A few years ago, I was told a fascinating literary variation on the story of Adam and Eve. This version has many of the story’s usual features: it tells of how God places Adam and Eve in a garden of bliss with only one thing forbidden to them, the fruit of the tree of the knowledge of good and evil; it tells of how the first couple eat of the fruit and in their disobedience are expelled from Eden. However, there is a twist: it suggests that Eve is the mother not only of the human race but also of metaphor.

You see, in the days of their bliss, Adam takes on a role reserved to himself alone: to name all the animals and birds and living things. He even names his companion woman. Whatever word he uses, for whatever creature, that word sticks. It is their name. It is what they are.

However, according to the literary variation I was told, when Eve sees the delicious-looking forbidden fruit at the heart of the forest and takes it, her action brings something new into the world: the power to speak of that which is in terms of that which it is not. Until the fruit was eaten, when Adam saw a thing and named it, it could only be spoken of by that one word. It had only one meaning; it was literal truth. As Eve takes hold of the forbidden fruit, the power to speak figuratively is born. Words are no longer simply names but can now mean many things. No longer does a flower simply have to be a flower or eyes merely eyes. A flower can become a feast for the eyes; eyes can be diamonds or stars.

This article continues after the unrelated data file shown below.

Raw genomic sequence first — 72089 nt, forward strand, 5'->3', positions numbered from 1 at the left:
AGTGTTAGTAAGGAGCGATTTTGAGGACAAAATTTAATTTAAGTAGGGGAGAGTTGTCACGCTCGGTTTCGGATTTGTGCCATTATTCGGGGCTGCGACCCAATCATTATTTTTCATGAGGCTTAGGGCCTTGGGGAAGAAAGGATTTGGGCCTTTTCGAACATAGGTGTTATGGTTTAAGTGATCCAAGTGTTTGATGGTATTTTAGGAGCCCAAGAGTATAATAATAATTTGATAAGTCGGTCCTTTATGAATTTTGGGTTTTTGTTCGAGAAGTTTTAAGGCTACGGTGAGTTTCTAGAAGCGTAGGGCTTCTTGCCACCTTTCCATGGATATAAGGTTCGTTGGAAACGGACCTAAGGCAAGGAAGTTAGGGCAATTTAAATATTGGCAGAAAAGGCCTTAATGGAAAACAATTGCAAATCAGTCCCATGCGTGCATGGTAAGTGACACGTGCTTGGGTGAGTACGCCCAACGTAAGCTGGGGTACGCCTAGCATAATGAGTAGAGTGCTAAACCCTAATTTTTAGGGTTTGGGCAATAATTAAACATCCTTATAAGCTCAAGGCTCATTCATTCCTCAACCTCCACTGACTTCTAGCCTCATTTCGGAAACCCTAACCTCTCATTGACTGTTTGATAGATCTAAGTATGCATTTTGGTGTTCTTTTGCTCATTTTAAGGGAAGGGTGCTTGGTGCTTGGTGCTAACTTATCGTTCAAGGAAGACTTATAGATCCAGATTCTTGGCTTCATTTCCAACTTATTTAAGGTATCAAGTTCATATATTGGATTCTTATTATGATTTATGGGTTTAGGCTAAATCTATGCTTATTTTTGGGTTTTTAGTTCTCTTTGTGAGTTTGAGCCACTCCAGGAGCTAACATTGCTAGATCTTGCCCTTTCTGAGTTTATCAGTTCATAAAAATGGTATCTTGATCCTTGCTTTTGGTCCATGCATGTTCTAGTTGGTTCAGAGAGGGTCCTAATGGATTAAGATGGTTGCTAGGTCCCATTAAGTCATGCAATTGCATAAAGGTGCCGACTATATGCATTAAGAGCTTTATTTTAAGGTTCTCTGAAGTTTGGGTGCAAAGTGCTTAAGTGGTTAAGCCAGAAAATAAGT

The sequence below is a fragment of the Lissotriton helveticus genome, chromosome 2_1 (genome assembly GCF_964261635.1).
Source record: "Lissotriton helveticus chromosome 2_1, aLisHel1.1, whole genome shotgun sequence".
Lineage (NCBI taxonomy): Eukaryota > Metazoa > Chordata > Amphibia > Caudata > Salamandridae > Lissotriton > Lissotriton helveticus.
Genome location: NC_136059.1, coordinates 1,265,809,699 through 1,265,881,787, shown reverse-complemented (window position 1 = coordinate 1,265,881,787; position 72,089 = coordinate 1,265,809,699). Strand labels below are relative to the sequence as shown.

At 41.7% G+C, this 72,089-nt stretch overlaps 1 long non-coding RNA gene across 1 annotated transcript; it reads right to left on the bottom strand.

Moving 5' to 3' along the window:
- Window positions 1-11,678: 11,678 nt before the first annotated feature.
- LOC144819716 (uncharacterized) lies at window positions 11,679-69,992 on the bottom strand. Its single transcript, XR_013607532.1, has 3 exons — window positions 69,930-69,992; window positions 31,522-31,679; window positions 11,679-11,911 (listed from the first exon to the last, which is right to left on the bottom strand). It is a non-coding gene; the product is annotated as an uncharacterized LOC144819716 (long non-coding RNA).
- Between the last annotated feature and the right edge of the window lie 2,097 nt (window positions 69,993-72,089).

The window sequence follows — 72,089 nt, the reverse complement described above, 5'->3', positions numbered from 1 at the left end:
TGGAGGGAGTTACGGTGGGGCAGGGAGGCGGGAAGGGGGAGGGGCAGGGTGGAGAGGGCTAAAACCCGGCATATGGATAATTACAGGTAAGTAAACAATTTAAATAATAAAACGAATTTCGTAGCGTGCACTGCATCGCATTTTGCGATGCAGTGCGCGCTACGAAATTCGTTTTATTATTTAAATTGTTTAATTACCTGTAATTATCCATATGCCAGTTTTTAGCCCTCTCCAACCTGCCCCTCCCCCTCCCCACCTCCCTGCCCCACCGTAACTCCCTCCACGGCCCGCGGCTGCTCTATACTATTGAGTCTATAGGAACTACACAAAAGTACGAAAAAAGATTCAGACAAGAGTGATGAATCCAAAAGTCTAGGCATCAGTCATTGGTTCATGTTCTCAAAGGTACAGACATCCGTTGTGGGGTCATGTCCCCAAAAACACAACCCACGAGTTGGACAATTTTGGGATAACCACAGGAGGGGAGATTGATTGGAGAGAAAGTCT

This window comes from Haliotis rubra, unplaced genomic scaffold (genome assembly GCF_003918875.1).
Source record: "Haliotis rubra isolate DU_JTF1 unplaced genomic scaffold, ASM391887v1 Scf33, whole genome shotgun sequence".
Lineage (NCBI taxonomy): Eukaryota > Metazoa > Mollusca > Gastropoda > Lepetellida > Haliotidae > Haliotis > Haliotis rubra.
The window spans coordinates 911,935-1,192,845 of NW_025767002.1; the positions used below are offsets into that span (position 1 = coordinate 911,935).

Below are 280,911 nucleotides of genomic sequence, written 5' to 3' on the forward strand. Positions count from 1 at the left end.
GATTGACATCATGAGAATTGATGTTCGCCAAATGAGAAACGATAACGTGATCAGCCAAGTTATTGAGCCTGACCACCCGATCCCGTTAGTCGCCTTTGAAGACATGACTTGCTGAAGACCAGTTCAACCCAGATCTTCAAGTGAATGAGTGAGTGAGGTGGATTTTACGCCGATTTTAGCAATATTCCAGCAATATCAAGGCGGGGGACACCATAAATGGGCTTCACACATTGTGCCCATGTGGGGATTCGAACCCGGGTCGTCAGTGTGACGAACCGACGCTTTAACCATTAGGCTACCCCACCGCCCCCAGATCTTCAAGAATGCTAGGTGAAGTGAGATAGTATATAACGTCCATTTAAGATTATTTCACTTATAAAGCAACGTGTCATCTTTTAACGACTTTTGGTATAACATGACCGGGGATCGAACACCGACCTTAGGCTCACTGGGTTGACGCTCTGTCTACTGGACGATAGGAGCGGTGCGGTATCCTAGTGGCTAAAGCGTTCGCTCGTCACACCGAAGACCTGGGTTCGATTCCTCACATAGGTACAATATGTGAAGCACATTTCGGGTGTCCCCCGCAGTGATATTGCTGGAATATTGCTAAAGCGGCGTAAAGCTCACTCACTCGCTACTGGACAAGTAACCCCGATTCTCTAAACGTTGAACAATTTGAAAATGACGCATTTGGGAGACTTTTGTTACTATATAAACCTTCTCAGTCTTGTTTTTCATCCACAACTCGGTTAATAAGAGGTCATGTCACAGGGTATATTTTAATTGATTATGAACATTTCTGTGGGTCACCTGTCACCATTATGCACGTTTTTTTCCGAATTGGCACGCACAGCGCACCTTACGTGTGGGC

Metaphor is born. That’s how the story goes. In Eve’s act of disobedience, something new is birthed: literature and poetry, storytelling and the power of fiction to create worlds.

Well, whatever else we might think of the story, it certainly offers a different picture of the origin and nature of sin. Rather than Eve being seen as ground zero for all the pain and lies in this world or as the prototype “weaker vessel” whose role is to birth children, she becomes the mother of our human genius for storytelling and poetry. According to this version of the origin myth of humanity and of fallen-ness, Eve’s boldness is not to be coded as merely negative, because it opens up the world of fiction to us.

Such a reading might help us understand the suspicion some hold toward poetry and literature, toward the humanities in general. Plato may have been the first to criticize poetry’s power to lead into deception and falsehood, but he is not the last to question how words and images may be used to trick and deceive. This literary version of Adam and Eve even tempts me to imagine I’ve found an origin myth for the toxic culture wars about truth and falsehood that are currently being stoked in both the United States and the United Kingdom. As a poet and writer, I want only to acknowledge the wondrous power and slipperiness of words. They can create both hopeful and terrifying worlds and visions; they can be used to soothe and invite as much as trick and manipulate.

Read it all in The Christian Century